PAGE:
Interview with Gunnar



Interzona: Technological development has enabled the proliferation of home studios. Today it’s possible, with little investment, to work with equipment and resources unimaginable in the 1960s (when four channel tables were extremely rare and sophisticated devices). However, you deal in your studio with analog devices, with vintage recording systems. Are you resistant to new technologies, to digital?

Gunnar: Yes and no. I love the fact that anybody can afford to set up a home studio, but it comes at a price; not financially, but sonically. The sound I get from tape is so much richer and dynamic than what I get left with when I record on the computer. This is due to a fundamental difference in the way sound is recorded on the computer. The incoming sound is converted programmatically into zeros and ones with a limitation to how much information it can handle. Even without a limitation (bit rate), it would still be a computed interpretation of sound. Tape just registers the whole dynamic spectrum without limitations or interpretations and you CAN hear the difference. Also, recording on a computer gives you an almost unlimited amount of options, instruments, settings, tracks to add and plugins etc, which at first seem to expand your possibilities because more is better, right? Not for me. To be limited to eight tracks, with a few outboard effects and only the actual instruments I can play, I find a lot more freedom to express myself within these limitations and I just enjoy the process more. Knowing you have only eight tracks will make you plan your recording differently and it’s more likely you will actually finish what you started. When I start recording, I will continue until the song is finished. Most people I know who record digitally have a real problem finishing their songs, because of the endless tracks and options available to them. However, I too use some digital/modern stuff when it suits my way of recording. My Hammond XK-1 organ is also the midi controller for my Korg Micro-X sound module, which I use for some of the instruments I don’t own (but wished I did!). I also use my iPad and iPod for making beats (I have no drum kit) and some of the synth apps are also great to play with.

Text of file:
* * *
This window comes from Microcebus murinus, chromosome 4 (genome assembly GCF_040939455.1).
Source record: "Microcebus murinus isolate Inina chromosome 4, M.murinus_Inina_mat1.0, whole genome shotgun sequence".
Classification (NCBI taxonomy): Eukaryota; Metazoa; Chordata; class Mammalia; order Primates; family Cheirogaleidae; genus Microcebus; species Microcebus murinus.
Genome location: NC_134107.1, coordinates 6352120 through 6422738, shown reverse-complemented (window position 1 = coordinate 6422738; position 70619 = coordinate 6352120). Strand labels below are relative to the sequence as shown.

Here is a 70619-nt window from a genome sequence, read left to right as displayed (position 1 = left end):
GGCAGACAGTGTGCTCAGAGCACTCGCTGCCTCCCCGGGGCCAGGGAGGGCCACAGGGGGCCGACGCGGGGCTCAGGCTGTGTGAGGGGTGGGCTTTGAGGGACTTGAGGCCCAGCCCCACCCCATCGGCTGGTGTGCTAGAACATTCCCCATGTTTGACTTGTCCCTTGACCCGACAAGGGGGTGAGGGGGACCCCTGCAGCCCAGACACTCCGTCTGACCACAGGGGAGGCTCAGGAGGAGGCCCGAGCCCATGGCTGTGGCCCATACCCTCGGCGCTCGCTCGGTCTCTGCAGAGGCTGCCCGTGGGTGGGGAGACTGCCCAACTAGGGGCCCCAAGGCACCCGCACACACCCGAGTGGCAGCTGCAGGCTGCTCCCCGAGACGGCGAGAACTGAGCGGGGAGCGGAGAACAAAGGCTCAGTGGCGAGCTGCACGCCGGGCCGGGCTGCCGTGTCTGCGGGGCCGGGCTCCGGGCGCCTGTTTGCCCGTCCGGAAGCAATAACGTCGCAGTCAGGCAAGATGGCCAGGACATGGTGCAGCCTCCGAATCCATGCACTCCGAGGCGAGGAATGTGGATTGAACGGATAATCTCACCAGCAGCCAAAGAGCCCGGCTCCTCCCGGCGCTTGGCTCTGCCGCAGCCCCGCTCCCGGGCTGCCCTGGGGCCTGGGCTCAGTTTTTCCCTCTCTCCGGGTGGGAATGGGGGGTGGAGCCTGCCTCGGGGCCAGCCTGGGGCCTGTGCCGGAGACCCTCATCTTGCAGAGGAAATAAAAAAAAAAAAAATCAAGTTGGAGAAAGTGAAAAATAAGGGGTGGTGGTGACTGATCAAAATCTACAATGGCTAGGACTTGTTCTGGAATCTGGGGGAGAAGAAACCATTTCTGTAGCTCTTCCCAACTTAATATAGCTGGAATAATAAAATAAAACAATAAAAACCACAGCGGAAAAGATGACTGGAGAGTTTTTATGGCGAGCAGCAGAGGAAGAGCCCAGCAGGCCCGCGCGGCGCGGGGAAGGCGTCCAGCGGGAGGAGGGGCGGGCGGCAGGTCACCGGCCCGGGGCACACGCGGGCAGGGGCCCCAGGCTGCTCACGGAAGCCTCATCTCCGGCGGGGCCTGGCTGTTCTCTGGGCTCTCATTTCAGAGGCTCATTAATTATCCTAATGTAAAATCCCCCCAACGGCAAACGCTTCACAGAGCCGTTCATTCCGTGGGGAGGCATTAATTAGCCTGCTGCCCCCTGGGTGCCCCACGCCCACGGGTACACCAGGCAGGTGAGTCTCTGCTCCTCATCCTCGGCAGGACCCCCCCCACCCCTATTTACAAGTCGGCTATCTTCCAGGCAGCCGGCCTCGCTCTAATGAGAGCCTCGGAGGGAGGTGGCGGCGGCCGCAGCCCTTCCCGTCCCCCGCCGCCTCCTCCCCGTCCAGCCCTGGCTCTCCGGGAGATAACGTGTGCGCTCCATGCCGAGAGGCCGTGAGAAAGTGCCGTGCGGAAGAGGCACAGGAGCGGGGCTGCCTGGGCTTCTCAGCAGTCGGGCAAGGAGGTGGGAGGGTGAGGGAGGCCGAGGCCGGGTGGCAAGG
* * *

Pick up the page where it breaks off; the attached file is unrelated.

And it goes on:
Interzona: You lived in London, where you studied and worked as a musician. Recently, you have visited Brazil. What do you think of Rio's and São Paulo's music scene in comparison with London's and Amsterdam's (where you live nowadays)?

Gunnar: I’m not sure I can really answer this question, because I have not been an active member of these scenes for a long time. I record at home and record at other home studios with friends, but I stopped playing live shows a long time ago. Back in the 90’s in London, the music scene was amazing. There were musicians from all over the world and there were jam sessions all over town. Financially, it was terrible though. There was so much competition that venues didn’t pay or even made you pay to play! It was in London that I did two night courses at the university in music business and music law, which made me decide to stay as far from the business side of music as I can. It was horrible to find out how musicians are exploited ruthlessly and how cynical the industry was towards musicians. In Amsterdam, the situation was actually better for musician, because at least you get paid something when you play a gig. I have friends here in Amsterdam who can get by only playing music. In London I also knew some professional musicians, but they were on a much higher professional level. People like me (or my friends here in Amsterdam) wouldn’t stand a chance making a living with music in London, the competition is huge over there. What can I say about Brazil? To be honest, not a lot. I met mostly people related to the film and tv industry and not so many musicians. It seemed that Sao Paulo was more like London and Rio more like Amsterdam when it came to opportunities and levels of professionalism, but I’m really not sure if this is true. I guess I just have to come back and find out!

Interzona: You are a very prolific musician. Some months ago, you released a compilation in celebration of the 500 tracks recorded in your studio. What is your working method? Are you an inspired musician who creates easily or a methodical and dedicated one, working regularly, like a professional?